Course Description

This class will orient students to a variety of critical approaches - literary, anthropological, historical, sociological - on the study of gender in a genre (the modern Horror film) that is enormously popular and more than likely entirely familiar to these students. In this class we will address the following questions around cultural discourses of gender and bodies:

  1. How does popular culture conceive of "appropriate" femininity and masculinity?
  2. What "happens" to those who deviate from these norms and how is such a deviation dramatized in horror films and popular culture more generally?
  3. How does mainstream culture work to co-opt/mobilize/restrain gendered rebellion through its representations of purity (such as virginity and "whiteness"), adulthood (such as menarche and/or other signs of physical "maturity") and maternity (such as childbirth and female sacrifice)?

GenEd Information: Currently approved for the IU Bloomington GenEd AH requirement. See the GenEd Website for more information.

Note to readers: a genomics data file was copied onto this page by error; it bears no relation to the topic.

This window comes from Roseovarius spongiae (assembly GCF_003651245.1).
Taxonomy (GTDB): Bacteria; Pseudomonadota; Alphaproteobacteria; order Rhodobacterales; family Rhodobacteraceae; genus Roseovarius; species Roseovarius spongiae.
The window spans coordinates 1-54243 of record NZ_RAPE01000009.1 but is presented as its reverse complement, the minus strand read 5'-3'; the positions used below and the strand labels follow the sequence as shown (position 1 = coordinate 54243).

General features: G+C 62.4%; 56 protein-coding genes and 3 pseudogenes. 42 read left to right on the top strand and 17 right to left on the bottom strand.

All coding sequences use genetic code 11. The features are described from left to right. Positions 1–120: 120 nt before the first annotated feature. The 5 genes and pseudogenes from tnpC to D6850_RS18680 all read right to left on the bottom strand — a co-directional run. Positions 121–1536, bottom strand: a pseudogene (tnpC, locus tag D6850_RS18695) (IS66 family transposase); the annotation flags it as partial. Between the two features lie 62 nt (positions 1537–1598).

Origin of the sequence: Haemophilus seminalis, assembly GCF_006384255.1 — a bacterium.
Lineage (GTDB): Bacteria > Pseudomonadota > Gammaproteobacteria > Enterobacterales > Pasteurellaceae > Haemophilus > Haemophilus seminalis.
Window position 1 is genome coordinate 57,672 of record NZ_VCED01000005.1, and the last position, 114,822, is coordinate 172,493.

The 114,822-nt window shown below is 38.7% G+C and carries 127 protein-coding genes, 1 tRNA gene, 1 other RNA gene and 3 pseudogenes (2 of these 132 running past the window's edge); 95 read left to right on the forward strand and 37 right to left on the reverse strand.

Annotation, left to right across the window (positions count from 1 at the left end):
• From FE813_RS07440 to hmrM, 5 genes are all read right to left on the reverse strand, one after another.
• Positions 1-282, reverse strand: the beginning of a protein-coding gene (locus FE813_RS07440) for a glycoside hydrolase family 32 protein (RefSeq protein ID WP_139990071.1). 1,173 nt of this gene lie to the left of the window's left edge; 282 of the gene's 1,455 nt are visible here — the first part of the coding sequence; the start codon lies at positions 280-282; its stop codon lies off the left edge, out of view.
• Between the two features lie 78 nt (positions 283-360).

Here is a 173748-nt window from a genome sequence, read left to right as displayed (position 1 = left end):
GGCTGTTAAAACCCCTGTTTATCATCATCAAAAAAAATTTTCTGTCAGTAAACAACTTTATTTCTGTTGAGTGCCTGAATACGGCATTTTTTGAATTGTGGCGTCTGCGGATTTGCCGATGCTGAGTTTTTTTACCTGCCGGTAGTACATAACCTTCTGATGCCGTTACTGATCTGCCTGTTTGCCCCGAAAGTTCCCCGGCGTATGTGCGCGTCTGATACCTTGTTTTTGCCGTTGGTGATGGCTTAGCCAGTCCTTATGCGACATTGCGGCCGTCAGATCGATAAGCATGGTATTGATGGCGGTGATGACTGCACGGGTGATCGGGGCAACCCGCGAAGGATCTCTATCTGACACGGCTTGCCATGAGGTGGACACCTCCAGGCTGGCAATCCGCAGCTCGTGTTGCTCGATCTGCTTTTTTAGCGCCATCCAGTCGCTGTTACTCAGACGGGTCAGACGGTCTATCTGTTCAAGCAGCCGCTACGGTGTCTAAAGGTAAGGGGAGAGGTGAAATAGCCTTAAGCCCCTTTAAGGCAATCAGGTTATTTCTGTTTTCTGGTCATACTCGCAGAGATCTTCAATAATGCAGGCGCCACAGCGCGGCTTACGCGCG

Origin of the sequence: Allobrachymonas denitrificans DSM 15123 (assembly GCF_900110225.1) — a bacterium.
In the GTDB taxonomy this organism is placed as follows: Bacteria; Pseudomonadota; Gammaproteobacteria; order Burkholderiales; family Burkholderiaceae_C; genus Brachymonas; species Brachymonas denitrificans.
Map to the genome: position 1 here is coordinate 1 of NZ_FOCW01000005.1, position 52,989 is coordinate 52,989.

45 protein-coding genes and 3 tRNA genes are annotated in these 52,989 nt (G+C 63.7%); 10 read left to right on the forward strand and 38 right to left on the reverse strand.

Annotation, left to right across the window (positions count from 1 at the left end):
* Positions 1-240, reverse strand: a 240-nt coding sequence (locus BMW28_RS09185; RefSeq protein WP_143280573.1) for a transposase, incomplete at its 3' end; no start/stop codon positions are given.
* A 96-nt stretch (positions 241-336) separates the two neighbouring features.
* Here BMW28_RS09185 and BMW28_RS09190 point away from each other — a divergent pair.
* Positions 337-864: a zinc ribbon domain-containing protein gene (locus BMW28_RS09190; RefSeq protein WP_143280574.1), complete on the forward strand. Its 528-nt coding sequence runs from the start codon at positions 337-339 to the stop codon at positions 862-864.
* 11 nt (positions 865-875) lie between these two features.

Catalog Information: COLL-S 103 FRESHMAN SEMINAR IN A & H

IFS course instructor photo

Course Instructor: Jennifer Maher

Jennifer Maher is a Senior Lecturer in the Department of Gender Studies where she regularly teaches classes on popular culture, feminist theory, and reproductive justice. She is a frequent contributor to "Bitch: Feminist Response to Popular Culture" magazine, and a variety of academic and popular venues and has been twice nominated for a Pushcart Prize in literature. Her most recent obsessions include graphic novel memoirs, especially the blog "Hyperbole and a Half." She is the proud parent of a female pit-bull mix, Nikki, and a human boy, Jack.

Blood, Babies, and Chainsaws: Femininity and Horror in Popular Culture

Blood, Babies, and Chainsaws: Femininity and Horror in Popular Culture: Courses: Intensive Freshman Seminars: Indiana University Bloomington